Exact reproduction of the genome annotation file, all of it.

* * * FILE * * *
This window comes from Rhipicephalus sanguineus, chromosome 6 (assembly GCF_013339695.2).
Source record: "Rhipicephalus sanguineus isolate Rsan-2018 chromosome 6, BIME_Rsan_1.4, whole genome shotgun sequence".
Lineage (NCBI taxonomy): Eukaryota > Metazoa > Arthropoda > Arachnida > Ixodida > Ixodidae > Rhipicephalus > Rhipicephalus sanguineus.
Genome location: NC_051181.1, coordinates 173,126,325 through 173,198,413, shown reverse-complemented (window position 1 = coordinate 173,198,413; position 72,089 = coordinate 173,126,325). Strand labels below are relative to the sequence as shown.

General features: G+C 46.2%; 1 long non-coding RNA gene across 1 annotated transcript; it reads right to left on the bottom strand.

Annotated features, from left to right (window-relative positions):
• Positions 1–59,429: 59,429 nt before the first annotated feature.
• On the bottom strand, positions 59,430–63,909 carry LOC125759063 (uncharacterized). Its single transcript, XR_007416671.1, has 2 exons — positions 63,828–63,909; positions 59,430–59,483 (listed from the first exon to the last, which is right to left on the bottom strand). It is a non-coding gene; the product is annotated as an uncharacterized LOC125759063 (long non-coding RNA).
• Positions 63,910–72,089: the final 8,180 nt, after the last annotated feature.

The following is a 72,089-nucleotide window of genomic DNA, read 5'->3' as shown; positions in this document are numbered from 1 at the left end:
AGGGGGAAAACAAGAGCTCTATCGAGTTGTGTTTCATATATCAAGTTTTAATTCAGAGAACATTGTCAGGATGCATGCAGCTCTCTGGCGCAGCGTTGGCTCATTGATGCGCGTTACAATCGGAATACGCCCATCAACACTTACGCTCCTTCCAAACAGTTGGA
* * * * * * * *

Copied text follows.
This window comes from Rhipicephalus sanguineus, chromosome 6 (assembly GCF_013339695.2).
Source record: "Rhipicephalus sanguineus isolate Rsan-2018 chromosome 6, BIME_Rsan_1.4, whole genome shotgun sequence".
Lineage (NCBI taxonomy): Eukaryota > Metazoa > Arthropoda > Arachnida > Ixodida > Ixodidae > Rhipicephalus > Rhipicephalus sanguineus.
Genome location: NC_051181.1, coordinates 173,126,325 through 173,198,413, shown reverse-complemented (window position 1 = coordinate 173,198,413; position 72,089 = coordinate 173,126,325). Strand labels below are relative to the sequence as shown.

General features: G+C 46.2%; 1 long non-coding RNA gene across 1 annotated transcript; it reads right to left on the bottom strand.

Annotated features, from left to right (window-relative positions):
• Positions 1–59,429: 59,429 nt before the first annotated feature.
• On the bottom strand, positions 59,430–63,909 carry LOC125759063 (uncharacterized). Its single transcript, XR_007416671.1, has 2 exons — positions 63,828–63,909; positions 59,430–59,483 (listed from the first exon to the last, which is right to left on the bottom strand). It is a non-coding gene; the product is annotated as an uncharacterized LOC125759063 (long non-coding RNA).
• Positions 63,910–72,089: the final 8,180 nt, after the last annotated feature.

The following is a 72,089-nucleotide window of genomic DNA, read 5'->3' as shown; positions in this document are numbered from 1 at the left end:
AGGGGGAAAACAAGAGCTCTATCGAGTTGTGTTTCATATATCAAGTTTTAATTCAGAGAACATTGTCAGGATGCATGCAGCTCTCTGGCGCAGCGTTGGCTCATTGATGCGCGTTACAATCGGAATACGCCCATCAACACTTACGCTCCTTCCAAACAGTTGGA